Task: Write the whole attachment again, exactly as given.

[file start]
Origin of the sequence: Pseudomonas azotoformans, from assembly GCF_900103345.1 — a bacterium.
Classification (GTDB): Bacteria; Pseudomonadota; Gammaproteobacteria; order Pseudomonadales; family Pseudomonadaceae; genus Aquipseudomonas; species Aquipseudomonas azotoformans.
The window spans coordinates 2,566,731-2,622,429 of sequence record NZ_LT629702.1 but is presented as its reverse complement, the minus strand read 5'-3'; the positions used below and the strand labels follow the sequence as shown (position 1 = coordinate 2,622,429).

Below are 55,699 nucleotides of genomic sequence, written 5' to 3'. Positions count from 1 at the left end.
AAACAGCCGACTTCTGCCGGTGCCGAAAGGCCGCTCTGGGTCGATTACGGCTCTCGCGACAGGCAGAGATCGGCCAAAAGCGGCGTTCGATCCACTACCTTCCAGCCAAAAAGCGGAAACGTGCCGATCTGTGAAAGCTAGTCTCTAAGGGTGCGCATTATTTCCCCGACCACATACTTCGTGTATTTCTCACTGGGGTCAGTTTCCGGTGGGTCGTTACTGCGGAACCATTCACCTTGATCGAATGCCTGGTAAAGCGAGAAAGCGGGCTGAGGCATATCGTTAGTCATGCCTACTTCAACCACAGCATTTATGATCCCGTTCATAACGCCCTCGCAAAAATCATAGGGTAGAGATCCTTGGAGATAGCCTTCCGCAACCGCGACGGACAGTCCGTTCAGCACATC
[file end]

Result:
Origin of the sequence: Pseudomonas azotoformans, from assembly GCF_900103345.1 — a bacterium.
Classification (GTDB): Bacteria; Pseudomonadota; Gammaproteobacteria; order Pseudomonadales; family Pseudomonadaceae; genus Aquipseudomonas; species Aquipseudomonas azotoformans.
The window spans coordinates 2,566,731-2,622,429 of sequence record NZ_LT629702.1 but is presented as its reverse complement, the minus strand read 5'-3'; the positions used below and the strand labels follow the sequence as shown (position 1 = coordinate 2,622,429).

Below are 55,699 nucleotides of genomic sequence, written 5' to 3'. Positions count from 1 at the left end.
AAACAGCCGACTTCTGCCGGTGCCGAAAGGCCGCTCTGGGTCGATTACGGCTCTCGCGACAGGCAGAGATCGGCCAAAAGCGGCGTTCGATCCACTACCTTCCAGCCAAAAAGCGGAAACGTGCCGATCTGTGAAAGCTAGTCTCTAAGGGTGCGCATTATTTCCCCGACCACATACTTCGTGTATTTCTCACTGGGGTCAGTTTCCGGTGGGTCGTTACTGCGGAACCATTCACCTTGATCGAATGCCTGGTAAAGCGAGAAAGCGGGCTGAGGCATATCGTTAGTCATGCCTACTTCAACCACAGCATTTATGATCCCGTTCATAACGCCCTCGCAAAAATCATAGGGTAGAGATCCTTGGAGATAGCCTTCCGCAACCGCGACGGACAGTCCGTTCAGCACATC